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Opinion | Finding child care: So many waitlists, so little time!

5 tips for finding a program in a post-pandemic desert.

When our daughter was born in 2017, Seattle seriously showed up.

From a CenteringPregnancy program at Swedish to a weekly parent peer-support group through Program for Early Parent Support (PEPS), to our infant cooperative preschool, we felt like the city had wrapped around us in a warm embrace.

Apparently, the key to melting ‘The Seattle Freeze” is to make babies. So if you’re a new parent, allow me to be the first to say, “Congratulations, you’ve arrived!”

Well … kind of. If you haven’t noticed yet, there is one thing that Washington state has yet to figure out for families, and it’s a big one: child care. Our family, like so many, were on countless waitlists, holding our breath until the waning hours of our parental leave. While we did manage to land a seat in the eleventh hour, we know that much of our state is considered a child care desert, and many families find themselves significantly challenged to find care in time and within their budget.

From working odd hours to bouncing between friends, neighbors, or nannies, families have long been patching their lives together to survive. But it’s not just a matter of keeping children safe while parents work. Research shows that quality early education has a remarkable impact on human development. Despite the demand, the care shortage is at an all-time high as we transition out of the pandemic.

As a professional in the field of early education and a mom who has been through my share of child care arrangements, I have picked up some tips for finding child care throughout the years. Having learned some the hard way, I’d love to share.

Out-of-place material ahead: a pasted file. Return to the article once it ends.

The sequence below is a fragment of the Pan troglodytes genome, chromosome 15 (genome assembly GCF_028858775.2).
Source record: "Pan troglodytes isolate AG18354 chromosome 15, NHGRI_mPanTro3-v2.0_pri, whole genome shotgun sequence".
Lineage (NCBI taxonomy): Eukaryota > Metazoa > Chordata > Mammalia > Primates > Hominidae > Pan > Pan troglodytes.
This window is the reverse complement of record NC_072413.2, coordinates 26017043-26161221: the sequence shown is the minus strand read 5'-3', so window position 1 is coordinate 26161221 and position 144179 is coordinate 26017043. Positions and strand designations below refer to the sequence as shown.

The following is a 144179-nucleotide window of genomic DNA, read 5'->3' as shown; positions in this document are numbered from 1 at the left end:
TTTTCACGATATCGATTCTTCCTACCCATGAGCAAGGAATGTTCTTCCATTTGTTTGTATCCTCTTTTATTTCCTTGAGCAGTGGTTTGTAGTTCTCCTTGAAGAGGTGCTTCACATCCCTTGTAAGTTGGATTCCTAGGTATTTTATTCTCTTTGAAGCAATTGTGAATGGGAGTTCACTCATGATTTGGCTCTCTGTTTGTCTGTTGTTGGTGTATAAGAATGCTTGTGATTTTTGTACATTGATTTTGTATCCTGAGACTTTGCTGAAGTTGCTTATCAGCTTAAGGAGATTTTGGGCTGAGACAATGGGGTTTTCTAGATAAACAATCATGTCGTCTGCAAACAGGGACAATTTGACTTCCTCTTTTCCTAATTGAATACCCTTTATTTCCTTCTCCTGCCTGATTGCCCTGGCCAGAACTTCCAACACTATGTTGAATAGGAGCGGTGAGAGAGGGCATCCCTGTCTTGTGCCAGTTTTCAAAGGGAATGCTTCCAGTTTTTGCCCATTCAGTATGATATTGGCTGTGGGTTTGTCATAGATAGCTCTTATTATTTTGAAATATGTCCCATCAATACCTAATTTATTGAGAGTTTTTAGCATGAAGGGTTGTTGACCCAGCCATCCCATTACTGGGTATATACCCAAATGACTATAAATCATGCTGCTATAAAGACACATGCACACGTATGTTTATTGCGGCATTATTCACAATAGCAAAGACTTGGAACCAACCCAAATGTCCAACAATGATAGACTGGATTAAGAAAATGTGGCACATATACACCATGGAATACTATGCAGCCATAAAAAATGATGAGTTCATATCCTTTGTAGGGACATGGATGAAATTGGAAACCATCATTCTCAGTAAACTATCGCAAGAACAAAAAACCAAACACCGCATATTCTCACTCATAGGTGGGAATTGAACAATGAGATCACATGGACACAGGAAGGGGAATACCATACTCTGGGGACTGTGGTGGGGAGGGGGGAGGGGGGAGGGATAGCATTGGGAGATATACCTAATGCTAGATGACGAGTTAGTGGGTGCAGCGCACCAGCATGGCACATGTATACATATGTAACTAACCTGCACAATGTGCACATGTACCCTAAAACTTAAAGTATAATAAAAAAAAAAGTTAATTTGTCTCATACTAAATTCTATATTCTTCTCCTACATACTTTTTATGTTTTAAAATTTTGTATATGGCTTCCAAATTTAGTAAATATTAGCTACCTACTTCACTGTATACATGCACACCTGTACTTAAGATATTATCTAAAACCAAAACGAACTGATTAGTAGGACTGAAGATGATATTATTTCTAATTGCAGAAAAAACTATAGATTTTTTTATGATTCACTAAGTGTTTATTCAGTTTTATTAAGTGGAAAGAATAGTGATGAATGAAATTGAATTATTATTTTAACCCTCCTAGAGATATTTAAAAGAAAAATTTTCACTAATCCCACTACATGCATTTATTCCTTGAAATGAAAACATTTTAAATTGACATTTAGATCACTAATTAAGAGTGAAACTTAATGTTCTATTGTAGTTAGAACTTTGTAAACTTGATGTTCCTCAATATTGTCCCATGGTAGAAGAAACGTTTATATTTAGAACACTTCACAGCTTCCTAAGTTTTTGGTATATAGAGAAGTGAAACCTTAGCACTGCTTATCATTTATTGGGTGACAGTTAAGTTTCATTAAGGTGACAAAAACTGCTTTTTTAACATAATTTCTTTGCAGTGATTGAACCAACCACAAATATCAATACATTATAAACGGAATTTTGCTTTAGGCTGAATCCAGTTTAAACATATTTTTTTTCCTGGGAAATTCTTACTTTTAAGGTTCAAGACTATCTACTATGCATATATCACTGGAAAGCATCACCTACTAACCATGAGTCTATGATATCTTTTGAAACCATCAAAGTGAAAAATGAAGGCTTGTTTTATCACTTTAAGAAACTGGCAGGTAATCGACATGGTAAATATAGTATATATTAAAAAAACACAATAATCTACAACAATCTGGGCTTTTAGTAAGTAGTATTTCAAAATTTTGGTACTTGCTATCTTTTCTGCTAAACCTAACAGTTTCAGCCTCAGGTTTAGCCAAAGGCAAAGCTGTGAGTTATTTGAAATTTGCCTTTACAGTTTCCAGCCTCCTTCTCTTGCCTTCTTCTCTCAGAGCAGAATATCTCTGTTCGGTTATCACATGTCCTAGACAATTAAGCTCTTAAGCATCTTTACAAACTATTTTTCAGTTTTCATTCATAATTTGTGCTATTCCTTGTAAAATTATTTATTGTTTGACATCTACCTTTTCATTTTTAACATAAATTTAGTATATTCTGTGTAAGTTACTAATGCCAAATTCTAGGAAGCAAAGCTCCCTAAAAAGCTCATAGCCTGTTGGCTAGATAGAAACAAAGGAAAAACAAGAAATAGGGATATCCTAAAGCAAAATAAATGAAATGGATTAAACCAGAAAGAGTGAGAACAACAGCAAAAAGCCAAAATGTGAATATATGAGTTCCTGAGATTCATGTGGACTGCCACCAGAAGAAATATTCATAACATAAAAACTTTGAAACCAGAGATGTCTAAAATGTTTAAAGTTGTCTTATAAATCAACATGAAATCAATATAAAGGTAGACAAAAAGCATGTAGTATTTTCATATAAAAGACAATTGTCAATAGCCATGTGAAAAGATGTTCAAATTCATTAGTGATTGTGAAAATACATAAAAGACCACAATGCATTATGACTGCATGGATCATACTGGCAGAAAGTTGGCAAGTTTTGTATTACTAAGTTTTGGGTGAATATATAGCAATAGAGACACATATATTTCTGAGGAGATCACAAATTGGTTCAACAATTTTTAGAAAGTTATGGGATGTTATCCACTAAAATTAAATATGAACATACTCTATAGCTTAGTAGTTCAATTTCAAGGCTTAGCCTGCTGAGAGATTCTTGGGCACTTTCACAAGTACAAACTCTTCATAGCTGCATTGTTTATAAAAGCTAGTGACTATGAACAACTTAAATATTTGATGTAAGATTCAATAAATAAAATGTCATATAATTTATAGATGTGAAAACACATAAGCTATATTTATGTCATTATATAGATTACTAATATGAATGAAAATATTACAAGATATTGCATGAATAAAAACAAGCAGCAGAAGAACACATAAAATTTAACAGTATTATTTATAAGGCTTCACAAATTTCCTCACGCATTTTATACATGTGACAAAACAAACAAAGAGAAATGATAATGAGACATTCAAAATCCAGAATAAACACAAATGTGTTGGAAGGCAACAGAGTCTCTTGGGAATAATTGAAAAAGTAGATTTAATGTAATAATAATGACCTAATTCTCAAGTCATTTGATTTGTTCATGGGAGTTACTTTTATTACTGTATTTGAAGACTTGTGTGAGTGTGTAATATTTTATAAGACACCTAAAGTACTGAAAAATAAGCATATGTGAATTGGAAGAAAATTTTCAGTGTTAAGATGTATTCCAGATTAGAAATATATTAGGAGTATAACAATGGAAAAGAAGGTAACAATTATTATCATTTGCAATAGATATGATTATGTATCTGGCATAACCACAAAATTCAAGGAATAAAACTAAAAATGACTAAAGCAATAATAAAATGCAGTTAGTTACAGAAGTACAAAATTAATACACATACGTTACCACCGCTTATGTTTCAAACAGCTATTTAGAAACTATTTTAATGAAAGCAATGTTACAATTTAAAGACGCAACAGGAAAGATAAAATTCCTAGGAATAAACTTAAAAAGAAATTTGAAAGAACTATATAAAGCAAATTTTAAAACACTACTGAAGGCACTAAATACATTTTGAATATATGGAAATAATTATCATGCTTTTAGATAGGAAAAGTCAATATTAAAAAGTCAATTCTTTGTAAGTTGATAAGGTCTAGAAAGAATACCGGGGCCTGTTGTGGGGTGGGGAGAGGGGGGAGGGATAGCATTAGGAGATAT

5 tips for finding child care

Faced with a shortage, parents often go into “fight mode” (get on a zillion waitlists) or “flight mode” (procrastinate and potentially pay the price). Personally, I went into full-on “fight mode” with my first and was once on twelve (yes, twelve) waitlists for infant care. I’m now expecting my second child, and I see a better way. A way that involves more intention and less panic.

Heads-up on these tips: while a nanny or nanny share arrangement can work out beautifully, it is not affordable for all families, and it’s generally easier to secure a nanny than a seat in an infant program, I’ve narrowed my focus. To that effect, here are five tips for finding center and home-based child care:

Talk the talk

If your family is looking for child care, let it be known. Spread the word to friends, neighbors, coworkers, on parenting groups, and with playground acquaintances even! Quality programs seek out parents who are partners in caring for and educating the child, and referrals can help them achieve this goal. The days of just dropping off your kids at child care like you’d drop off your car at the mechanic are passing. These are caring communities, and strong communities are built on human connection. Furthermore, spreading the word could lead to a nanny share arrangement with fellow parents, whether through word of mouth or social networking nanny share groups.

Find your fit

Taking the time to be intentional could land you a seat and save you time in the long run. How? Authenticity matters and your genuine interest can come across to those who manage admissions. As well, you’re more likely to stay with the program. As a colleague who ran admissions at her preschool remarked, “Parents think they’re interviewing us, but we’re also interviewing them.”

Fortunately, doing your research on early education philosophy is easier than it sounds. Are you looking for a “home away from home”? Seek out a family home child care. Do you value self-sufficiency? Check out Montessori. Is PEPS your jam? A cooperative school (often referred to as a co-op, it equates to early education plus parent education more than child care) is similar.